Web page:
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Washington County Schools Superintendent contends system is already big supporter of downtown

March 24, 2013|By JULIE E. GREENE | julieg@herald-mail.com

Whether the Washington County Board of Education decides to move the school system’s administrative offices to downtown Hagerstown, the school system already is a big investor in downtown and expects to remain so, Schools Superintendent Clayton Wilcox said.

Washington County Public Schools’ investment in downtown is about $700,000 a year, according to figures provided by the school system’s budget and finance department.

Hagerstown officials want the school board to help revitalize the downtown by moving its administrative offices there.

The school board could vote formally as early as April 2 on whether to buy the former Allegheny Energy headquarters on Downsville Pike to house the administrative offices.

In August 2009, the school system opened the Barbara Ingram School for the Arts, a fine-arts high school, in a renovated building at 7 S. Potomac St.

In addition to paying an annual $633,468 lease payment to Hagerstown Neighborhood Development Partnership for the school, the school system leases parking deck spots and space at other downtown buildings to provide classroom, cafeteria and performance space for the arts school, according to Wilcox and an email from Eric Sisler, a financial/budget analyst for the school system.

Wilcox met with The Herald-Mail’s editorial board on March 20 to discuss the charge he was given by the Board of Education to research long-term options for the school system’s administrative offices. During that discussion, Wilcox said he talked to local developer Donald Bowman about the possibility of expanding the fine-arts school into the building Bowman owns next door.

The building, at 13-15-17 S. Potomac St., between the school and The Maryland Theatre, was purchased for $400,000 by Downtown Arts & Entertainment LLC in July 2012, according to online records for the Maryland Department of Assessments and Taxation. Downtown Arts & Entertainment is a limited-liability corporation for Bowman Group, said Robin Ferree, president of Bowman Development.

Wilcox said he doesn’t know if the school system can invest in the Bowman property, but is looking into it. It’s possible the building could house cafeteria and classroom space for Barbara Ingram students so the school system would no longer need to lease space at Bridge of Life or the University System of Maryland at Hagerstown, as it does now. The building also might provide an opportunity for expansion, but not necessarily increased student enrollment at the fine-arts school, he said.

“I think we are big users of downtown and we do support downtown, and we will continue to support downtown. BISFA will not go away if we relocate,” Wilcox said.

If the school system does invest in the Bowman property, it probably would do so under a lease-purchase plan, he said.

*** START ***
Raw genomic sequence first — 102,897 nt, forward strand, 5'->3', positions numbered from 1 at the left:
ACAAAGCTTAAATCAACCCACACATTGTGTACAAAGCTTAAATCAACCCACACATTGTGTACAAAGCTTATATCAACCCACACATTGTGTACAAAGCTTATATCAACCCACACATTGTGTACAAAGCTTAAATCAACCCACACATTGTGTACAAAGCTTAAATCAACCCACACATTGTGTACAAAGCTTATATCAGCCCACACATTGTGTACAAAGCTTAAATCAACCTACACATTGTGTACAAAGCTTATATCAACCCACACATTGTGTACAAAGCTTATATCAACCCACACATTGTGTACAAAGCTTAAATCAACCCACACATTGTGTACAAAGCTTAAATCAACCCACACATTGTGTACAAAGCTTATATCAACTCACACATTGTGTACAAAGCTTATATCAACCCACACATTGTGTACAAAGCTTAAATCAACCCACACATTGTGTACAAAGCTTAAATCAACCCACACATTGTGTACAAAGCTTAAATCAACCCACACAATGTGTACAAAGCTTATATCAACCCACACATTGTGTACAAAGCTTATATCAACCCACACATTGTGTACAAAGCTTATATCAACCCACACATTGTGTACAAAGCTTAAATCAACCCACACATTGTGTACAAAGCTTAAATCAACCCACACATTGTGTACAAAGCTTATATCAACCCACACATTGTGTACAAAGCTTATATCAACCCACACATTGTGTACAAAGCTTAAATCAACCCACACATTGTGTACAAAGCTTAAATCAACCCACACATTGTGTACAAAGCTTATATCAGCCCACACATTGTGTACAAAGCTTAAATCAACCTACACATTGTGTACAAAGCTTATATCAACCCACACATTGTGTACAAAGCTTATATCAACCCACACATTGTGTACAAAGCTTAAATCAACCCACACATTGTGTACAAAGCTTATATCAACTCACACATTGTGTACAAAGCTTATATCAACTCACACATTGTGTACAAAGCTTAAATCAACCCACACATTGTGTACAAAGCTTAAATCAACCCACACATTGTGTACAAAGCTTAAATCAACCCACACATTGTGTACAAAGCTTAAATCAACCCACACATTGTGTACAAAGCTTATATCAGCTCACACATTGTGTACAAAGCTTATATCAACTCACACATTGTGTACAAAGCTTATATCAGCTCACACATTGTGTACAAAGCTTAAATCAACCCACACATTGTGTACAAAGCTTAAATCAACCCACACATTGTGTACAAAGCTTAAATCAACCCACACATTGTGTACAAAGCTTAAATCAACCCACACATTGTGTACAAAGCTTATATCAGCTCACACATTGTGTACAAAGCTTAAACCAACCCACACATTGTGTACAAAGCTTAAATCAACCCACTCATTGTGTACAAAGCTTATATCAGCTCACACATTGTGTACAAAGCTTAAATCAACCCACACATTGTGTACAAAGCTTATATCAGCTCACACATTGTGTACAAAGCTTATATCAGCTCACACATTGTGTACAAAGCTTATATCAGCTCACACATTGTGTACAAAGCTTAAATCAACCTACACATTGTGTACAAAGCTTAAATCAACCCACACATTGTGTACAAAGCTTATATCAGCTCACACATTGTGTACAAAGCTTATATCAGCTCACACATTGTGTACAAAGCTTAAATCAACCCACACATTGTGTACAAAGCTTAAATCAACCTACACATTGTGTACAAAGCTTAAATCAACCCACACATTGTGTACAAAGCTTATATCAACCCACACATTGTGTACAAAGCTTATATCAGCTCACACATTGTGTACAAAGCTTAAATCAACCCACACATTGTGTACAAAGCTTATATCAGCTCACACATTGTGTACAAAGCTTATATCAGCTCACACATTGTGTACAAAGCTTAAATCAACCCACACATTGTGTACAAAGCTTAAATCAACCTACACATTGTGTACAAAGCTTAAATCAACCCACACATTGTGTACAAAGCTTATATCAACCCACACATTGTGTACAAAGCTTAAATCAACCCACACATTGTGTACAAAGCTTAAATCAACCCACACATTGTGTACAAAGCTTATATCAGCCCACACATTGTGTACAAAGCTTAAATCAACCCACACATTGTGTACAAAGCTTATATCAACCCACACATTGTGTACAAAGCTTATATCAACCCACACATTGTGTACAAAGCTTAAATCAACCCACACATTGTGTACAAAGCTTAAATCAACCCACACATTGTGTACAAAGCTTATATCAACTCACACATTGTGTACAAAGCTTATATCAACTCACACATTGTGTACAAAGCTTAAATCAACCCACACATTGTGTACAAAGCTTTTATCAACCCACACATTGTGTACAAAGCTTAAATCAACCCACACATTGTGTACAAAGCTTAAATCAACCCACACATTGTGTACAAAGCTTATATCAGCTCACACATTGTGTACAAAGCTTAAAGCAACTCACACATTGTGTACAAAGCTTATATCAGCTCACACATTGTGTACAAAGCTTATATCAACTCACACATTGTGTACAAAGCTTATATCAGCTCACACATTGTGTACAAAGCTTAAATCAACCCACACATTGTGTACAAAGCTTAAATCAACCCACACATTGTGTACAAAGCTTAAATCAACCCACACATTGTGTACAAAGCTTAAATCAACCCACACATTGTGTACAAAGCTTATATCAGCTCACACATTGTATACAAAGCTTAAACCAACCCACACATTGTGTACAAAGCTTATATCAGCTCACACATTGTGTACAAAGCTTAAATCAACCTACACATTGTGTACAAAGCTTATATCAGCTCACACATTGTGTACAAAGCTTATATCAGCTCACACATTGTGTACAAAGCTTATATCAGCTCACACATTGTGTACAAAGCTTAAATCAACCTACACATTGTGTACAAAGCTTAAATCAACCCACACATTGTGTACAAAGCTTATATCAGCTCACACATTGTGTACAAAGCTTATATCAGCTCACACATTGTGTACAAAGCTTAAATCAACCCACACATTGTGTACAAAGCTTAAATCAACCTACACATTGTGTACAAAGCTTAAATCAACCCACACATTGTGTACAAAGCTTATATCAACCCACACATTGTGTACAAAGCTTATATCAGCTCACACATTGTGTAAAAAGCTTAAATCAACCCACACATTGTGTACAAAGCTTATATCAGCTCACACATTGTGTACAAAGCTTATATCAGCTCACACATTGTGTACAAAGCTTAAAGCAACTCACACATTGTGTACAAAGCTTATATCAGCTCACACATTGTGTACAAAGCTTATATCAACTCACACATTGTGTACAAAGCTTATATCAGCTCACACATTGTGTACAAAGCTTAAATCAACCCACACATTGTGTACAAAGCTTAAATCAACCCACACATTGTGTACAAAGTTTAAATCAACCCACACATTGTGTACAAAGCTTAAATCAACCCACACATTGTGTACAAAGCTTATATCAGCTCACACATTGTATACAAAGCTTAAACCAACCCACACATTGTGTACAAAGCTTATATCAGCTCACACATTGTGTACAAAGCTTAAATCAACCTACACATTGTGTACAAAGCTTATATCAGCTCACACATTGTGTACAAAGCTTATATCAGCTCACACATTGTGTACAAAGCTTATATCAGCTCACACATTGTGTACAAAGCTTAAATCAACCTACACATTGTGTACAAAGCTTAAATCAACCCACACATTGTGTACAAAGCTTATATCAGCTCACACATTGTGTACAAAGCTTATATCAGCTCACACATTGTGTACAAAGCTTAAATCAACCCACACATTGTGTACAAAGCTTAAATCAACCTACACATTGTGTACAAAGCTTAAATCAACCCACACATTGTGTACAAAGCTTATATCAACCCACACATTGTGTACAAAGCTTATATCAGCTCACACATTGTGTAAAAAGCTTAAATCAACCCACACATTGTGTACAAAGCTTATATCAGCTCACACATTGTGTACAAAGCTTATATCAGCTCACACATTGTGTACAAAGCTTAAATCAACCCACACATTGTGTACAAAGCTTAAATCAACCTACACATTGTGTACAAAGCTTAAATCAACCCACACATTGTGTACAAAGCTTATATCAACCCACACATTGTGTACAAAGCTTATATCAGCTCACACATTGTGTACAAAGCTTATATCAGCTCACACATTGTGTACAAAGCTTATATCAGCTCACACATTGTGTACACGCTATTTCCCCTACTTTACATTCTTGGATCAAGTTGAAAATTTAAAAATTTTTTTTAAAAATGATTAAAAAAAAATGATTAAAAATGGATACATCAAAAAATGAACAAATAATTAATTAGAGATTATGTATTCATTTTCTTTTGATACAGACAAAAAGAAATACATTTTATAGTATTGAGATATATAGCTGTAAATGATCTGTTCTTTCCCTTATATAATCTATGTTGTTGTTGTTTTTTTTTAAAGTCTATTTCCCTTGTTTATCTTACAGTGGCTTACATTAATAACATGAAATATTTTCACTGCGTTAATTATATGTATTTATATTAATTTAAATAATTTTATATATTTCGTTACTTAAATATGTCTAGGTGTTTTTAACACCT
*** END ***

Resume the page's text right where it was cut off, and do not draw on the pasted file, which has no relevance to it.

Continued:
The lease-to-own payments the school system pays for the Barbara Ingram school are to the Hagerstown Neighborhood Development Partnership. Local property owner Vincent Groh donated the property for the school, which is named for Groh’s late wife, Barbara Ingram.

Converting the building for use as a school cost $10 million. The lease payments cover $8 million of those renovations, a portion of which is financed through tax-free bonds, according to Herald-Mail archives.

Last fall, the school system began leasing space at Bridge of Life, across South Potomac Street from the Ingram school, so students would no longer have to eat lunch in hallways and classrooms.

The annual cost of the lease for the cafeteria and office space at Bridge of Life is $38,496 for the first two years, although the first year was to be prorated since the arrangement began after the school year started, Deputy Schools Superintendent Boyd Michael said in October 2012. The annual cost for each of the two additional one-year options on the lease is $40,712.

In addition, the school system pays $5,400 a year to use nine classrooms at the USMH building on West Washington Street, according to Sisler’s email.

The school system is paying $15,450 this year for use of The Maryland Theatre’s stage and/or lobby for teaching and rehearsal spaces, according to Sisler’s email. That deal includes Ingram’s use of the theater for up to eight productions, he said.

Wilcox said the school system also pays the city for parking spaces in one of the downtown parking decks.

A new agreement calls for the school system to pay $14,750 for parking, Sisler said. The school system will pay $13,950 — the nine-month fee for 31 passes to the Arts & Entertainment Parking Deck, and $800 for 1,000 parking coupons, Sisler said.

The school system provides the coupons for part-time staff members who are at the arts school for a few hours a week, to other staff members who go downtown for meetings and to adjudicators of student performances, Sisler said.

In the past, the parking deck costs were close to $20,000, and cost $17,800 last year, Sisler said.

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